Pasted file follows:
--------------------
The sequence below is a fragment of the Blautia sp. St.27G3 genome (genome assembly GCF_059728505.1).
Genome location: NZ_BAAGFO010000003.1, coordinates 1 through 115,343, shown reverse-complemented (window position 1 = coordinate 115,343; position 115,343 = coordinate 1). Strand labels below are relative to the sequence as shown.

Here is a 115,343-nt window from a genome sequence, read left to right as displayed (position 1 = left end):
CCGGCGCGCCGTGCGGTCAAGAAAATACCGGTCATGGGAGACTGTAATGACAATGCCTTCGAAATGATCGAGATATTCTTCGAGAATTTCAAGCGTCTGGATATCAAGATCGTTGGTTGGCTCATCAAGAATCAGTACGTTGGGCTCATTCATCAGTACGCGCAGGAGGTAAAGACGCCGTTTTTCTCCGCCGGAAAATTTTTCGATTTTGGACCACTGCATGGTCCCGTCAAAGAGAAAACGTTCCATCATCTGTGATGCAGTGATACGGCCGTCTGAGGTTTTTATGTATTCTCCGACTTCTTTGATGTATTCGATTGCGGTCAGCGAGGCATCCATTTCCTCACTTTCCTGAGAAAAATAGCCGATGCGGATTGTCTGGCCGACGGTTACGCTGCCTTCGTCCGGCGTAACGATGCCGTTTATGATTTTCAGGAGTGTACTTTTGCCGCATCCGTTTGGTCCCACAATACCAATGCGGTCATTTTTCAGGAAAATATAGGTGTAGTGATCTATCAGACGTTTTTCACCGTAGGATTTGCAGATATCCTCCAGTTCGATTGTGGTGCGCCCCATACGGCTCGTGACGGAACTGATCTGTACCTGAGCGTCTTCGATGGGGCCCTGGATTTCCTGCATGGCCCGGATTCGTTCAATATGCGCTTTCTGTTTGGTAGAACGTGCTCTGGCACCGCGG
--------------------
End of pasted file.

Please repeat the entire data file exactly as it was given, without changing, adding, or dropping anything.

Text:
The sequence below is a fragment of the Blautia sp. St.27G3 genome (genome assembly GCF_059728505.1).
Genome location: NZ_BAAGFO010000003.1, coordinates 1 through 115,343, shown reverse-complemented (window position 1 = coordinate 115,343; position 115,343 = coordinate 1). Strand labels below are relative to the sequence as shown.

Here is a 115,343-nt window from a genome sequence, read left to right as displayed (position 1 = left end):
CCGGCGCGCCGTGCGGTCAAGAAAATACCGGTCATGGGAGACTGTAATGACAATGCCTTCGAAATGATCGAGATATTCTTCGAGAATTTCAAGCGTCTGGATATCAAGATCGTTGGTTGGCTCATCAAGAATCAGTACGTTGGGCTCATTCATCAGTACGCGCAGGAGGTAAAGACGCCGTTTTTCTCCGCCGGAAAATTTTTCGATTTTGGACCACTGCATGGTCCCGTCAAAGAGAAAACGTTCCATCATCTGTGATGCAGTGATACGGCCGTCTGAGGTTTTTATGTATTCTCCGACTTCTTTGATGTATTCGATTGCGGTCAGCGAGGCATCCATTTCCTCACTTTCCTGAGAAAAATAGCCGATGCGGATTGTCTGGCCGACGGTTACGCTGCCTTCGTCCGGCGTAACGATGCCGTTTATGATTTTCAGGAGTGTACTTTTGCCGCATCCGTTTGGTCCCACAATACCAATGCGGTCATTTTTCAGGAAAATATAGGTGTAGTGATCTATCAGACGTTTTTCACCGTAGGATTTGCAGATATCCTCCAGTTCGATTGTGGTGCGCCCCATACGGCTCGTGACGGAACTGATCTGTACCTGAGCGTCTTCGATGGGGCCCTGGATTTCCTGCATGGCCCGGATTCGTTCAATATGCGCTTTCTGTTTGGTAGAACGTGCTCTGGCACCGCGG